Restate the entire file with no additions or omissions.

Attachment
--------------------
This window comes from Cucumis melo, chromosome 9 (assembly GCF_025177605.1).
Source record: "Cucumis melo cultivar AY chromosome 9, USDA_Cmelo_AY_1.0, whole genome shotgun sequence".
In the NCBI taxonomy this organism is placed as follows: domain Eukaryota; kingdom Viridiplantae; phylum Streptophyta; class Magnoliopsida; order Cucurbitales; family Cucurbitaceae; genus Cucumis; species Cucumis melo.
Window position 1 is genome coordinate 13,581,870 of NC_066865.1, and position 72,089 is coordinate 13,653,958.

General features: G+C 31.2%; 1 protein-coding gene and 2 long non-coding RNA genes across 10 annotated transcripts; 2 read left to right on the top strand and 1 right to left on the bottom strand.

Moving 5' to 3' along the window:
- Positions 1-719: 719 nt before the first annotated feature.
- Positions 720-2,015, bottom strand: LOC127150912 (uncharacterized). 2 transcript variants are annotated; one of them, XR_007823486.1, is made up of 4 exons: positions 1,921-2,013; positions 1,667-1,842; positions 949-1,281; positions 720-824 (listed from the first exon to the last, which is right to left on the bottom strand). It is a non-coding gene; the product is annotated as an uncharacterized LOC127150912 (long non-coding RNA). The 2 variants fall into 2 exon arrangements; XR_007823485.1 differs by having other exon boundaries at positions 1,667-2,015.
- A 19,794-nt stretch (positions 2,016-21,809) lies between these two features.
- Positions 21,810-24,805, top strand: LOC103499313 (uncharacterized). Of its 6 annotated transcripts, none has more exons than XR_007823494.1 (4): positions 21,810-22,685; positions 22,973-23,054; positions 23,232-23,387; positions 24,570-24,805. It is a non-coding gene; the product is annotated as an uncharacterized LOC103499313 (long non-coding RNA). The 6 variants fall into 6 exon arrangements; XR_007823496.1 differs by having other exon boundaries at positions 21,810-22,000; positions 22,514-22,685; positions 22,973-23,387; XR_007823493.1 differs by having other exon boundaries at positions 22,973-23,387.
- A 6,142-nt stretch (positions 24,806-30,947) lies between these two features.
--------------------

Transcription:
This window comes from Cucumis melo, chromosome 9 (assembly GCF_025177605.1).
Source record: "Cucumis melo cultivar AY chromosome 9, USDA_Cmelo_AY_1.0, whole genome shotgun sequence".
In the NCBI taxonomy this organism is placed as follows: domain Eukaryota; kingdom Viridiplantae; phylum Streptophyta; class Magnoliopsida; order Cucurbitales; family Cucurbitaceae; genus Cucumis; species Cucumis melo.
Window position 1 is genome coordinate 13,581,870 of NC_066865.1, and position 72,089 is coordinate 13,653,958.

General features: G+C 31.2%; 1 protein-coding gene and 2 long non-coding RNA genes across 10 annotated transcripts; 2 read left to right on the top strand and 1 right to left on the bottom strand.

Moving 5' to 3' along the window:
- Positions 1-719: 719 nt before the first annotated feature.
- Positions 720-2,015, bottom strand: LOC127150912 (uncharacterized). 2 transcript variants are annotated; one of them, XR_007823486.1, is made up of 4 exons: positions 1,921-2,013; positions 1,667-1,842; positions 949-1,281; positions 720-824 (listed from the first exon to the last, which is right to left on the bottom strand). It is a non-coding gene; the product is annotated as an uncharacterized LOC127150912 (long non-coding RNA). The 2 variants fall into 2 exon arrangements; XR_007823485.1 differs by having other exon boundaries at positions 1,667-2,015.
- A 19,794-nt stretch (positions 2,016-21,809) lies between these two features.
- Positions 21,810-24,805, top strand: LOC103499313 (uncharacterized). Of its 6 annotated transcripts, none has more exons than XR_007823494.1 (4): positions 21,810-22,685; positions 22,973-23,054; positions 23,232-23,387; positions 24,570-24,805. It is a non-coding gene; the product is annotated as an uncharacterized LOC103499313 (long non-coding RNA). The 6 variants fall into 6 exon arrangements; XR_007823496.1 differs by having other exon boundaries at positions 21,810-22,000; positions 22,514-22,685; positions 22,973-23,387; XR_007823493.1 differs by having other exon boundaries at positions 22,973-23,387.
- A 6,142-nt stretch (positions 24,806-30,947) lies between these two features.